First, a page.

Need for university authorities to advocate for PSI on education – Prof.Kendie
Professor Stephen Bugu Kendie, a Lecturer at University of Cape Coast has called on university authorities to advocate for a Presidential Special Initiative (PSI) on Education.
He said countries that had attained middle income status did so through concentrated attention to human resources development.
Professor Kendie made the call when addressing a durbar to mark 40th anniversary celebration of Nandom Senior High School at Nandom on Saturday.
He said secondary education was in a great dilemma of its duration whether it should be three or four years.
Professor Kendie said the debate was fruitless and waste of precious time because politicians had not sought sufficient views of university authorities on the issue.
Professor Kendie an alumnus of the school asked: “Are the university authorities complaining on quality of the SSSCE products”.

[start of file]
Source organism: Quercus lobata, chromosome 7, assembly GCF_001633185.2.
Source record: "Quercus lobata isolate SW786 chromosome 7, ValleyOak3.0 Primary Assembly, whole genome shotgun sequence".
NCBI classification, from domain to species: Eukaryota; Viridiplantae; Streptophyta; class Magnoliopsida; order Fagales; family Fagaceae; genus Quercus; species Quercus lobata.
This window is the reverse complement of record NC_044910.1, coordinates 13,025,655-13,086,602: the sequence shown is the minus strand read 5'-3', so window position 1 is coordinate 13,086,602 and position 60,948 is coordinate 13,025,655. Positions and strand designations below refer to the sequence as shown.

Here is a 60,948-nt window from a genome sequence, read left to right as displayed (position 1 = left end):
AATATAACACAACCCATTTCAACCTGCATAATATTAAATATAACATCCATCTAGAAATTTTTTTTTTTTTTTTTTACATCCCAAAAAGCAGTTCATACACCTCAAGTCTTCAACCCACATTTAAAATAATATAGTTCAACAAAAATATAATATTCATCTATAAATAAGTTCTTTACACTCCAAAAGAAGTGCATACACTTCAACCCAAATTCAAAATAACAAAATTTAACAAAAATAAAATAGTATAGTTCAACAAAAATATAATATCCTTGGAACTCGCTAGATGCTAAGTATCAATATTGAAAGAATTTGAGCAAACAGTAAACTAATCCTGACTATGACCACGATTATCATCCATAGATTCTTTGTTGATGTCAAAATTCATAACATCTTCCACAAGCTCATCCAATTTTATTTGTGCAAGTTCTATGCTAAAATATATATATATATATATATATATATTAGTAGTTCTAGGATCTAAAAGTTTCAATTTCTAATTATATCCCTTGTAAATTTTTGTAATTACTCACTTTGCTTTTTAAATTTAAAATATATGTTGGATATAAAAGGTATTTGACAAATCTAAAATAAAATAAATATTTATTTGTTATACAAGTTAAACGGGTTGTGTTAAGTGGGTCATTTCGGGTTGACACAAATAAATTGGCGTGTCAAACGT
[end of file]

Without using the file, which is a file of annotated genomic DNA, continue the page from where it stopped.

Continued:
“It would be better for the country when stakeholders in education focused on how to provide the logistics for quality teaching. Many SHS have been established literally in all large communities and some with very limited facilities.
“In the universities we call these deprived schools and every year we admit few students from these schools and we advertise our efforts as if we have done marvellously well in taking care of the under-privileged students in society,” Professor Kendie said.
He said it was important that university authorities did not just pay lip-service to helping these students, but advocate for a PSI on Education to cater for the educational needs and aspirations of the deprived in society.
Professor Kendie explained that even though the GET Fund was offering some assistance, there was the need to focus on how to get the fund to operate on its core functions of improving educational infrastructure.
He expressed concern that the fund had digressed into other areas that had created negative effects on its ability to complete projects being undertaken in the schools.
Professor Kendie called for a debate on how to make the fund effective in supporting secondary and other levels of education.